Home » As US-China rivalry heats up, can Australia defuse the risk of superpower conflict? Susannah Patton
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As US-China rivalry heats up, can Australia defuse the risk of superpower conflict? Susannah Patton

Albanese will need to explain how Australia’s investment in more lethal defence capabilities will make the Indo-Pacific safer – and ensure conflict never occurs

As spy stories go, the recent foray and ultimate demise of China’s surveillance balloon across the United States is not very promising. Beijing probably did not learn any state secrets, and the eventual downing of the unmanned aerial system once it was safely over water is hardly the stuff of Le Carré.

Yet the balloon incident is a powerful illustration of why Australia’s foreign affairs minister, Penny Wong, has been calling for the US and China to put in place “guardrails” to manage their competition responsibly.

Coming only months after the much-heralded summit between US president Joe Biden and Chinese leader Xi Jinping, the incident is a fresh reminder that US-China rivalry is here to stay. While many countries hoped that top-level diplomacy could help establish more stable ties between the superpowers, less than three months later, the US secretary of state, Antony Blinken, was forced to postpone his planned travel to China during which he would have taken forward the agenda agreed by the leaders.

The incident also highlights how domestic factors in both China and the US could shape their relationship in unpredictable ways. Beijing’s opaque political system is leaving experts guessing about who authorised the mission and why China handled the incident so poorly. In the US, the visibility of this brazen incursion has strengthened the hand of China “hawks” who seek an even less compromising stance on China.

There were already deeply worrying signs about the trajectory of US-China ties, and a growing sense of fatalism in the US about the risk of conflict. A US air force general warned his officers last week that he believed a war with China was coming as soon as 2025. While US officials have distanced themselves from his comments, these undisciplined remarks help normalise the idea of conflict between the two superpowers.

All of this amounts to a deeply concerning picture from an Australian perspective. Wong’s speech in Washington in December rightly made it clear that Australia has an interest in stable US-China ties with better institutionalised safeguards to avoid crises. Importantly, she also made it clear that the onus was primarily on China to accept the overtures being made by the US. This principled statement of Australia’s interests is a big improvement on the approach of the previous government. As defence minister, Peter Dutton talked up the likelihood of Australia participating in a conflict, rather than focusing on the more basic and important point, which is that Australia should do everything in its power to prevent one.

Yet what can Australia feasibly do to help lower the risk of superpower conflict?

The 2023 Asia Power Index, released by the Lowy Institute this week, confirms that US-China competition is likely to be the defining feature of the Indo-Pacific in the decades ahead. Our data, which maps the power of 26 countries in Asia, shows that a growing chasm separates the US and China from the next most powerful countries in Asia. China is nearly twice as powerful as either India or Japan.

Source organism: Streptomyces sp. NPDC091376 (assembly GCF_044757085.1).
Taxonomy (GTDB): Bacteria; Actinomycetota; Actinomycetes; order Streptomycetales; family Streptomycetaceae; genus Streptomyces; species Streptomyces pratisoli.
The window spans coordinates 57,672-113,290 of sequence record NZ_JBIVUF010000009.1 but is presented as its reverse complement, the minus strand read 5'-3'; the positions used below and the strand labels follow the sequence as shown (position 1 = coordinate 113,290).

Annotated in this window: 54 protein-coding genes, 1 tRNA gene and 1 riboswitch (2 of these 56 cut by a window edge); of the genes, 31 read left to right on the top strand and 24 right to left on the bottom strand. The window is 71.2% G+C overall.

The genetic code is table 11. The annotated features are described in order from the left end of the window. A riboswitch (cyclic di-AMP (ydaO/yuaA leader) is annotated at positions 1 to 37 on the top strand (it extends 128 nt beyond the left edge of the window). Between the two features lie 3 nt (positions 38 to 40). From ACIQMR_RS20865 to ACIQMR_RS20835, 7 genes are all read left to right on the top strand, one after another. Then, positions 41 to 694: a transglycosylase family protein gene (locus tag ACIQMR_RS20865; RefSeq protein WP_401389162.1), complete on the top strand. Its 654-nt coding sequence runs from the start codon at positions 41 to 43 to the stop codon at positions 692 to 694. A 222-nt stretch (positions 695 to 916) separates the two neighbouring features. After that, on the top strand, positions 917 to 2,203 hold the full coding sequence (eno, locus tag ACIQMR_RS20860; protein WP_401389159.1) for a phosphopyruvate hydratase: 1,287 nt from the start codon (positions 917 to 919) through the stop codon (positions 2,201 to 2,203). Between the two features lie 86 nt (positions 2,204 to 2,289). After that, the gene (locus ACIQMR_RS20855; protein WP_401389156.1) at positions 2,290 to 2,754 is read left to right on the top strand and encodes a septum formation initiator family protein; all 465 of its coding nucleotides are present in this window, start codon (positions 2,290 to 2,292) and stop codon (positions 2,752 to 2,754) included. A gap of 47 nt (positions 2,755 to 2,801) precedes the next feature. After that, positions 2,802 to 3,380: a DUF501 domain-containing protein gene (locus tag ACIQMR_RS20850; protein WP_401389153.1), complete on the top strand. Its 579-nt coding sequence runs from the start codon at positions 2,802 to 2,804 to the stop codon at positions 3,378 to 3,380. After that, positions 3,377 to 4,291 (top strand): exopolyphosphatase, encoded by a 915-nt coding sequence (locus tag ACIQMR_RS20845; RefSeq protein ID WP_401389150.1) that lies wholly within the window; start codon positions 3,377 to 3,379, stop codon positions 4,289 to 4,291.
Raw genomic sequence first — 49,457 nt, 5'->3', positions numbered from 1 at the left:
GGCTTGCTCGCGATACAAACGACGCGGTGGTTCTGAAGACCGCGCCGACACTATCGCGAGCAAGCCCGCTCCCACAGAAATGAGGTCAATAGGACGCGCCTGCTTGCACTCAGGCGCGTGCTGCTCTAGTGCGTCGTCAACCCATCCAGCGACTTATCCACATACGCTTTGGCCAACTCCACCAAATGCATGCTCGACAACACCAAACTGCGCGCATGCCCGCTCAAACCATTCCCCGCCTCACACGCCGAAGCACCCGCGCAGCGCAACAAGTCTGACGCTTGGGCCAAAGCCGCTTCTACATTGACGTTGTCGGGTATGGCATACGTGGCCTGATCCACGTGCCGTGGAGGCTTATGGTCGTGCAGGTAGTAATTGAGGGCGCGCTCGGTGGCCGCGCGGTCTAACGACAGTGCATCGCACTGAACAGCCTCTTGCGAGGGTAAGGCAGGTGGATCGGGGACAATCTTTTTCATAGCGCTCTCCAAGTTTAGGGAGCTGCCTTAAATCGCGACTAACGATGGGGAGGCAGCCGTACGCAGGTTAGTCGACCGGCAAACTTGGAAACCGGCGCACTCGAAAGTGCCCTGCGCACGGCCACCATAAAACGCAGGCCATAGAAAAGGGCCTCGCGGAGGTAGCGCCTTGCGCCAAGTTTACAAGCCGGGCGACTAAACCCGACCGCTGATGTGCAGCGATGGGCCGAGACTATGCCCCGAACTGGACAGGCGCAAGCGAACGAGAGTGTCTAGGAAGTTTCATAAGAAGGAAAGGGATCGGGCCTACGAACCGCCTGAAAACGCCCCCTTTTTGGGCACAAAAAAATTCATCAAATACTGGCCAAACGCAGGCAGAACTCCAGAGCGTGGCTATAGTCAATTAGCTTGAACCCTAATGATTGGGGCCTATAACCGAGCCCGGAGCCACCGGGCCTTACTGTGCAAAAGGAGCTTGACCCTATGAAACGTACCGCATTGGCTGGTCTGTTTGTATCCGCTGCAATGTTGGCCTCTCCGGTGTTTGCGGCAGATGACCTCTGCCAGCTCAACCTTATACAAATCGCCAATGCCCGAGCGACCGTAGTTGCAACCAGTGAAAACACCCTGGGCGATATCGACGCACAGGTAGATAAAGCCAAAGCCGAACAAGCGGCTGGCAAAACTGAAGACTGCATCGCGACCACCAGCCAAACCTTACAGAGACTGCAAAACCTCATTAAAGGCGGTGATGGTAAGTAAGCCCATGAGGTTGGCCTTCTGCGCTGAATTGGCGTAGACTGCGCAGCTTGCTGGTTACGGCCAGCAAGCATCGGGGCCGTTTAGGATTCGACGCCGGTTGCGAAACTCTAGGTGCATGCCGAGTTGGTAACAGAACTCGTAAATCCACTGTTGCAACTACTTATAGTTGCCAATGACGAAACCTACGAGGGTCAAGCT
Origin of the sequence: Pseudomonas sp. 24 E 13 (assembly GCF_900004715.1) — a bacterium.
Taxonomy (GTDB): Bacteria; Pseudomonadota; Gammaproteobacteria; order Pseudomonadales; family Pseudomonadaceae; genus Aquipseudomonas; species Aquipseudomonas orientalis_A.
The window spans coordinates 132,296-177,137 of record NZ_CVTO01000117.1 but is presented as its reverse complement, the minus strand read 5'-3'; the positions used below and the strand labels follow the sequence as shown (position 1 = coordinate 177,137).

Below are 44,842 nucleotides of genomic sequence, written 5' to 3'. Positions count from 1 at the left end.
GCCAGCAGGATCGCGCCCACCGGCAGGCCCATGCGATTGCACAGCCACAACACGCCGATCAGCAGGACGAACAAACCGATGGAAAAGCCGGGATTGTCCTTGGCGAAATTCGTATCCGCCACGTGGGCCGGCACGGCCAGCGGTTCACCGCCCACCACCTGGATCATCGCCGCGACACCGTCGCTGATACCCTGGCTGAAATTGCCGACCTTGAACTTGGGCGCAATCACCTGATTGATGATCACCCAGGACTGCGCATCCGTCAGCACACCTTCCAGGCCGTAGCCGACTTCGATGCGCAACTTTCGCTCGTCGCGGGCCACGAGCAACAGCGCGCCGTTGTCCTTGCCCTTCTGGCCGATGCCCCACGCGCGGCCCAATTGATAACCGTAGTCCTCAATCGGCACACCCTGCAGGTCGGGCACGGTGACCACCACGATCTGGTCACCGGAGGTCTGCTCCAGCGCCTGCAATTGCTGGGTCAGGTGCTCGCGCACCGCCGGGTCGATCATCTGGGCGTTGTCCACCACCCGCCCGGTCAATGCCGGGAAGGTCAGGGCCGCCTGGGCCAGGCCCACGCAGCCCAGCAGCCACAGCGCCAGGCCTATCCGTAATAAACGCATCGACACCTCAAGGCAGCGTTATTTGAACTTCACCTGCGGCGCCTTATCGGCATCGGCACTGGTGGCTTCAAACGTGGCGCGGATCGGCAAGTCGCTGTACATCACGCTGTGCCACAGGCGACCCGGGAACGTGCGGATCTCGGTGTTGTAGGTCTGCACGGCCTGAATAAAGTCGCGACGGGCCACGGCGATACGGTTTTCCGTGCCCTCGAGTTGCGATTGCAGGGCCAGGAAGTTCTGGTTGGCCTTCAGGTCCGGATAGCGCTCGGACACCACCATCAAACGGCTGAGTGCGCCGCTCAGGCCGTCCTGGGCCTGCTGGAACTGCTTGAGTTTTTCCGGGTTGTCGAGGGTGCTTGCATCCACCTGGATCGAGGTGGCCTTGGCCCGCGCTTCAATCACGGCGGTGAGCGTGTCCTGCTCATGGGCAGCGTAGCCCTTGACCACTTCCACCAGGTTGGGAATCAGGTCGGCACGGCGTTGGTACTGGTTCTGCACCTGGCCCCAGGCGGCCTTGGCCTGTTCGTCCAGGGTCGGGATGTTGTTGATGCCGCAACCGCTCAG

This means that contrary to the hopes of many regional countries for a “multipolar” region, in which power is shared among a diverse group of countries, the Indo-Pacific is more likely to be “bipolar”. The most important variables will be the US, China, and how they approach each other.

Just as important, the Asia Power Index also shows that China is unlikely to become preeminent in Asia in the foreseeable future. The US still has enduring advantages in terms of its military capability, its technological sophistication and favourable demographic outlook. Meanwhile, China, while it is not about to surpass the US, is steadily investing in the military capability and diplomatic relationships it needs to be a formidable long-term competitor to the US.

The outlook for Australian interests, then, is grim: protracted US-China confrontation, which we and other countries will have limited scope to influence. Little wonder that the Albanese government has chosen to send Kevin Rudd, Australia’s foremost expert on US-China relations, to Washington. This at least should give Australia greater visibility, if not influence, on the dynamic between the two superpowers.

The Australian prime minister, Anthony Albanese, has said relatively little on foreign policy or international affairs. His public commentary at the time of his meeting with Xi in November was practical and workmanlike. In the next few months, he will need to lend his imprimatur to a high-level vision for Australia’s role in the Indo-Pacific.

This will be particularly important in the wake of the upcoming defence strategic review and Aukus announcements, both of which will shape Australia’s regional security role in the decades ahead. In his scheduled keynote at the important Shangri-La Dialogue meeting in Singapore, Albanese will need to articulate how Australia’s investment in more lethal and long-range defence capabilities will make the region safer. Even more importantly, he will need to set out the role he sees for Australia in ensuring that conflict never occurs.

source; the guardian